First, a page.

“They’re infrequent, but the fact that they happen at all is puzzling. These are mission-critical,” said airline analyst Robert Mann. “The idea that they would fail is troubling.”
College student Jamela Wilson, on her way from Los Angeles home to Roanoke, Va., was curled inside of her hoodie sweatshirt at a gate in Chicago Saturday after an overnight wait.
“I don’t know what happened, but it shouldn’t have impacted me to the point I’m not home right now. It’s a good 12 hours later,” Wilson said.
Mary Clark, a United spokeswoman, said she couldn’t say how many passengers were delayed or how many still needed to reach their destination by midday Saturday. About the outage itself, she and other airline personnel said only that it was caused by “a network connectivity issue.”
Airlines rely on computers today more than ever. Reservations and customer service are largely automated, even flight paths are increasingly computer-generated. Most passengers are asked to check-in online, at airport kiosks or via mobile phone — not with an agent — and paper tickets are a thing of the past.
Airplanes also are flying fuller this summer than ever before. United’s were 86.8 percent booked on average in May, which in reality meant many flew without a single empty seat. So rebooking passengers from canceled flights is much trickier and more time-consuming than in the past.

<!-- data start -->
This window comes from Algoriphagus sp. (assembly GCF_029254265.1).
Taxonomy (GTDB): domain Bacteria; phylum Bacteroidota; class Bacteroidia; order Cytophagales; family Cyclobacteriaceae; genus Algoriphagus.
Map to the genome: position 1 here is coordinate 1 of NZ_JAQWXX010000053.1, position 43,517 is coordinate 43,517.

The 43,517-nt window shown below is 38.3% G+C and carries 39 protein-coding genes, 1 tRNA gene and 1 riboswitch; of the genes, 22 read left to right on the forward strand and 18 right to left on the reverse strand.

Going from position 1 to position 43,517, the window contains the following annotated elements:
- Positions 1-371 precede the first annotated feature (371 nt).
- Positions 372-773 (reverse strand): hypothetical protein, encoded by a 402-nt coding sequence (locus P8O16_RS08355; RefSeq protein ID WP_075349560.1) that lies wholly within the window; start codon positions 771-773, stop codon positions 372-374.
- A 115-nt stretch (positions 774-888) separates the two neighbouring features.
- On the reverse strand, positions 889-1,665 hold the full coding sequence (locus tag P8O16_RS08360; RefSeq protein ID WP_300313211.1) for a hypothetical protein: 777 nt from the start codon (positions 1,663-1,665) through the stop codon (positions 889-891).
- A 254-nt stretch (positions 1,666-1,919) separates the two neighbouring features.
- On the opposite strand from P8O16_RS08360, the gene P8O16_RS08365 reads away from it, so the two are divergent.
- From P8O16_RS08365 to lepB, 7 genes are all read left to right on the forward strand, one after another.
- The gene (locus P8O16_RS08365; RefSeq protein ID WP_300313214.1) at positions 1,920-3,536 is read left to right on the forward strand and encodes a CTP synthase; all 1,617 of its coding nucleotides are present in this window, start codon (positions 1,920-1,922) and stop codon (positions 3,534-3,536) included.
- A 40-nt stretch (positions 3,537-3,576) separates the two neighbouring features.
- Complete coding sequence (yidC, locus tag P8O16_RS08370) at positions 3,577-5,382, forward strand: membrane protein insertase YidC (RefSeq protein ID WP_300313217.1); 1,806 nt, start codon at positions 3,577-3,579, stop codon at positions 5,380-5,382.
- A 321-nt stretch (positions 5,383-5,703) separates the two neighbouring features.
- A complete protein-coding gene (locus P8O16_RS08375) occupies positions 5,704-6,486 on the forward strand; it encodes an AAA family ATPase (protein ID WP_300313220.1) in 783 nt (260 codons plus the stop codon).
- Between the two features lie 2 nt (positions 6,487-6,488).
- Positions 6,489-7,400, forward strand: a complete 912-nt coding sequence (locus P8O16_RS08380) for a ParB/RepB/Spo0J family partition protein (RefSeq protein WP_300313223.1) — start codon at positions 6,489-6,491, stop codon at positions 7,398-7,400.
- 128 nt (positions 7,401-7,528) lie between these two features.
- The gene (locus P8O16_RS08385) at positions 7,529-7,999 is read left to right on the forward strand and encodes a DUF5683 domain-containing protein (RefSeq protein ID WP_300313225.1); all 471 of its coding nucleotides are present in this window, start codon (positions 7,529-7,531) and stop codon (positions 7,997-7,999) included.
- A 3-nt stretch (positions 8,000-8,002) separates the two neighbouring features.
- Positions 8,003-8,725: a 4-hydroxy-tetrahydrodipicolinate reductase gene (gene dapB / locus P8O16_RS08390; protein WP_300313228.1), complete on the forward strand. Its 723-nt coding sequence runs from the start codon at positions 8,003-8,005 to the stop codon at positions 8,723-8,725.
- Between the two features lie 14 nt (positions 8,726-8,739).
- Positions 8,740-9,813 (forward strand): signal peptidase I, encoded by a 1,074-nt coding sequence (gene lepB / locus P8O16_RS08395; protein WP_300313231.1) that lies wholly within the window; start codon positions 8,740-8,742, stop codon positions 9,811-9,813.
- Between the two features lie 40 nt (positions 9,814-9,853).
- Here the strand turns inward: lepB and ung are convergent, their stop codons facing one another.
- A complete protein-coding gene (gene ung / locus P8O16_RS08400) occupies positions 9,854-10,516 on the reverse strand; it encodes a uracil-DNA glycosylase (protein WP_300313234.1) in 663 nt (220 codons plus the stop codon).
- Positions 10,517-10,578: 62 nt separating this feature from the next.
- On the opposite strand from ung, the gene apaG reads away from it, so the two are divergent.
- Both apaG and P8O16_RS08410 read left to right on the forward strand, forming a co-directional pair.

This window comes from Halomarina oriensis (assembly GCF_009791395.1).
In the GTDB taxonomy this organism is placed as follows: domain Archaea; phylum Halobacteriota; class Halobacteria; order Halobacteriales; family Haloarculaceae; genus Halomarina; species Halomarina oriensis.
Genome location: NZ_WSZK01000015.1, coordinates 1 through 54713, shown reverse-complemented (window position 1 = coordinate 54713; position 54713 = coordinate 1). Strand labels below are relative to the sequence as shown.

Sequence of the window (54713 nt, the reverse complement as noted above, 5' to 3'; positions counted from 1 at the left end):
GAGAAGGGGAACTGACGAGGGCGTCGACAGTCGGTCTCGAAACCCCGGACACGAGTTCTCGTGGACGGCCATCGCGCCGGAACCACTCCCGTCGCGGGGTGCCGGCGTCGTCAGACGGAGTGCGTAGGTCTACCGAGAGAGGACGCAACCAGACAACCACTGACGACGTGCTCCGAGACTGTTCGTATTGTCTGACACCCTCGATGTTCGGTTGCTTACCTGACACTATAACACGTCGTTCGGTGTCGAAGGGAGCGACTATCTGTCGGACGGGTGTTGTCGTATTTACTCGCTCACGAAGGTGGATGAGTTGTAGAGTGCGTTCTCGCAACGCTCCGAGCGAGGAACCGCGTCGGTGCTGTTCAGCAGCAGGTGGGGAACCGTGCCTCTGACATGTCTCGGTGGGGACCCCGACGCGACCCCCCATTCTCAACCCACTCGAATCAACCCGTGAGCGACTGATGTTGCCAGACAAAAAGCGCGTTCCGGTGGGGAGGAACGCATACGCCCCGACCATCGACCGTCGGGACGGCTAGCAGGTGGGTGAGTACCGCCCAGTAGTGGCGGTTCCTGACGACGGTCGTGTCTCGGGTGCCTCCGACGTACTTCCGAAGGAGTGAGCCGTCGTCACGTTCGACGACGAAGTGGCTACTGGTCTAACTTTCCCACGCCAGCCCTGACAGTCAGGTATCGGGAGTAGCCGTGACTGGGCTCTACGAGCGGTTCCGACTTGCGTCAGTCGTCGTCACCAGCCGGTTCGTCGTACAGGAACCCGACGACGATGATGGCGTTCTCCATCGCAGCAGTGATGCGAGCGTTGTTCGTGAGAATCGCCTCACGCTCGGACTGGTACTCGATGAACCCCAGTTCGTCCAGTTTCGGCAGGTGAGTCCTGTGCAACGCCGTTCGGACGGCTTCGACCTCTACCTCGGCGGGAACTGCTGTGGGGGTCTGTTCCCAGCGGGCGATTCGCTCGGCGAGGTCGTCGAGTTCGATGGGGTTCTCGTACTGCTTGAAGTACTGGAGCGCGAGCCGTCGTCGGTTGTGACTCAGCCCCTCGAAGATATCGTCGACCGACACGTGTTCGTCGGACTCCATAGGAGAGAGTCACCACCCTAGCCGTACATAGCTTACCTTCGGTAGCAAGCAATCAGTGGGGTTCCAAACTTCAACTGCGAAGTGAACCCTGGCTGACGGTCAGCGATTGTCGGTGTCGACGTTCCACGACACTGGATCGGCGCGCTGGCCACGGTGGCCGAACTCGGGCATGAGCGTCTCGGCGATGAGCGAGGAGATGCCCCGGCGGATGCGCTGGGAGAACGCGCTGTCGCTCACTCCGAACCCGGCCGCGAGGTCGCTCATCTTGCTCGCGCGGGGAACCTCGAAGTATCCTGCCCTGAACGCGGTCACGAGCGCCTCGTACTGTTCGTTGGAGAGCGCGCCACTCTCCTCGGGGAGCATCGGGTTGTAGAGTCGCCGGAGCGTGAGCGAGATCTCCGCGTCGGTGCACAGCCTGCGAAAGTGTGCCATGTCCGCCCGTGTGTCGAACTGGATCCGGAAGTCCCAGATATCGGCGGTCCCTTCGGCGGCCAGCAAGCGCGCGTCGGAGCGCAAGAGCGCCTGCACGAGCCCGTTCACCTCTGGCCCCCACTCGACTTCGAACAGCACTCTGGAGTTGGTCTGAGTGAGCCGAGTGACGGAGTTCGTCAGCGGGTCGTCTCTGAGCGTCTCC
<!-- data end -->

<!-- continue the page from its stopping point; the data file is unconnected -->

United and Continental merged in May 2010. They are slowly integrating their systems but still operate independently. So Continental was able to dispatch flights normally, though some of its airport kiosks were affected.
Naveena and Vidya Maddali’s Continental flight from Seattle into O’Hare arrived on time at 5:30 a.m. Saturday. But their connecting United flight to Saginaw, Mich., was delayed repeatedly and then canceled. With the earliest flight at 1 p.m., the software engineers were fairly sure they would miss the noon high school graduation party they were traveling to attend.
“The whole purpose of the trip got ruined because of the delays,” said Naveena Maddali, 27.
The couple was particularly frustrated United didn’t provide more information sooner because they initially had enough time to rent a car to finish their trip.
Dave Sertich, 29, a financial analyst who lives in San Francisco, slept in a chair at an O’Hare gate Friday night but said many people had it worse. He was just puzzled by the lack of information from the airline.
“There were no agents around, no communication to passengers about what was going on, no announcements,” Sertich said.
United passengers flying the rest of the weekend have been advised to print out their boarding pass at home instead of at airport kiosks in case of continuing backlogs. By 3 a.m. Eastern time, United had announced on Twitter that things were returning to normal: “Flight status and flight rebooking are fully refreshed on united.com. Thanks again for your patience.” Officials did not elaborate.
The airline’s customer service line at O’Hare was only four passengers long by noon, and United was letting people with tickets for travel Saturday change them for free to alleviate the crunch.
Mayerowitz reported from New York.